"We are quickly reaching the limits of traditional electronic manufacturing as computer components get smaller," says Leeds' Dr Sarah Staniland.
"The machines we've traditionally used to build them are clumsy at such small scales. Nature has provided us with the perfect tool to circumvent this problem."
The magnetic array was created using a protein which creates perfect nanocrystals of magnetite inside the bacterium Magnetospirilllum magneticum. This protein is attached to a gold surface in a checkerboard pattern and placed in a solution containing iron.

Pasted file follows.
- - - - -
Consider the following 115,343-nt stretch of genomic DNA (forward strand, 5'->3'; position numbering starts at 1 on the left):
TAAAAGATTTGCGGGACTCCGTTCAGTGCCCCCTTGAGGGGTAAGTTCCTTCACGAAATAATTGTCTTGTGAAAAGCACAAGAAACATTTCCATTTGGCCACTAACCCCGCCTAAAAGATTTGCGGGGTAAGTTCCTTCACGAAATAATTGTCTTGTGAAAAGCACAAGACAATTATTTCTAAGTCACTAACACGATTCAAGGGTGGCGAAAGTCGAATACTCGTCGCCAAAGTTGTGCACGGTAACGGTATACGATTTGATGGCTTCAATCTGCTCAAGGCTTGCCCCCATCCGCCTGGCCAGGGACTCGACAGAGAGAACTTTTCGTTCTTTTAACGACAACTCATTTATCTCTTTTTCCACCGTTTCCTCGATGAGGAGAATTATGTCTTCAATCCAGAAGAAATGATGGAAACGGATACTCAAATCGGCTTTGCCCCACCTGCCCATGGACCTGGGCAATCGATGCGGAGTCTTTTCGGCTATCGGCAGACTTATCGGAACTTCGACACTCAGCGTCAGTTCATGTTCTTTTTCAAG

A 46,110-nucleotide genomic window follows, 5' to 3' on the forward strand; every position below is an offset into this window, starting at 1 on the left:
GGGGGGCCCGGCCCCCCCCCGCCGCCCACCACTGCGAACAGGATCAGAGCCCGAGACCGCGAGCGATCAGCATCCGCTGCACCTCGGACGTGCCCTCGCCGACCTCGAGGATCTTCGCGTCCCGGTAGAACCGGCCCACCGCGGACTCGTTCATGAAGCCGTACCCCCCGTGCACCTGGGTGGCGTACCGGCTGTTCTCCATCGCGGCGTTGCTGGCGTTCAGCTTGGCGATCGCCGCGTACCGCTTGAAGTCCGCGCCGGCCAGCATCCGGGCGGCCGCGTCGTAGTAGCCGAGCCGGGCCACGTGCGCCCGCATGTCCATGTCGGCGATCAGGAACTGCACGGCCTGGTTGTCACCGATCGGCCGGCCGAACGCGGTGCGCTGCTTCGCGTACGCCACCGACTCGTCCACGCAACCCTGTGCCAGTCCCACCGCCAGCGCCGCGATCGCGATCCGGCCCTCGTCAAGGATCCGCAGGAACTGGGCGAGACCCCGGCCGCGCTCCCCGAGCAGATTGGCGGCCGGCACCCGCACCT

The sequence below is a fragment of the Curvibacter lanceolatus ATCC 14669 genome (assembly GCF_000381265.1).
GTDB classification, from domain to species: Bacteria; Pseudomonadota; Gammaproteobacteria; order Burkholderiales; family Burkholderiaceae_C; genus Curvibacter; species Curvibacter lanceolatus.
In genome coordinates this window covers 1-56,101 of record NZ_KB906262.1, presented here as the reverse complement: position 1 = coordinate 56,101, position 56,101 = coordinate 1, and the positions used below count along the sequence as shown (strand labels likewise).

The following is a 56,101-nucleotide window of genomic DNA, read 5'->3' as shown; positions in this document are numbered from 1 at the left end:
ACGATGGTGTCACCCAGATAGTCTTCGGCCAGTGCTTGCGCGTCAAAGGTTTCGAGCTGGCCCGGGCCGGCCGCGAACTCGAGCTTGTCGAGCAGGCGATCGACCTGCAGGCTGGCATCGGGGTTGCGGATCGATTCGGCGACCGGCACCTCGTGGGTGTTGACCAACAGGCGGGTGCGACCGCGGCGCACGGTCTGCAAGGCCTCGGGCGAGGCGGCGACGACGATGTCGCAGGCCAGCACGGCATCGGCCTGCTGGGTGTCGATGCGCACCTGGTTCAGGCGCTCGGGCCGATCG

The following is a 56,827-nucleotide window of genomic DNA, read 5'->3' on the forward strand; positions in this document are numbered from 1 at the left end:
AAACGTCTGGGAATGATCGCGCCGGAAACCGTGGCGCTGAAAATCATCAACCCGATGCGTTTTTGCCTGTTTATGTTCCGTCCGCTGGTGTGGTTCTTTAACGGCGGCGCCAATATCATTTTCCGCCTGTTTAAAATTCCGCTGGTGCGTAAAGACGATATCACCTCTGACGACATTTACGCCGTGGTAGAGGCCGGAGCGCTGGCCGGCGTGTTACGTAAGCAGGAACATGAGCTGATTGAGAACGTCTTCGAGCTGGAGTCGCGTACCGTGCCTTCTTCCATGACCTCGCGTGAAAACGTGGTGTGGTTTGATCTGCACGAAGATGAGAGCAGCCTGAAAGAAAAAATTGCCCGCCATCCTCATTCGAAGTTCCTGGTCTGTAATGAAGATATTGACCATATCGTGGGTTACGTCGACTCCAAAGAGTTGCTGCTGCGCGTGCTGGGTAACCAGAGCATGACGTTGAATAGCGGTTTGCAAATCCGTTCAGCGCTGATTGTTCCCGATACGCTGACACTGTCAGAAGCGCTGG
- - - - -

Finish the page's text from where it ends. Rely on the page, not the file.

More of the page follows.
At a temperature of 80°C, similarly-sized crystals of magnetite form on the sections of the surface covered by the protein.
Magnetic bacteria could make HDDs
Posted on Thursday, May 10 2012 @ 17:13 CEST by Thomas De Maesschalck
Researchers at the University of Leeds found that a type of bacteria that digests iron could be used to create cheaper, more environmentally-friendly electronics. One potential application would be the creation of tiny magnets that could be used to make larger HDDs and faster connections. Full details at TG Daily.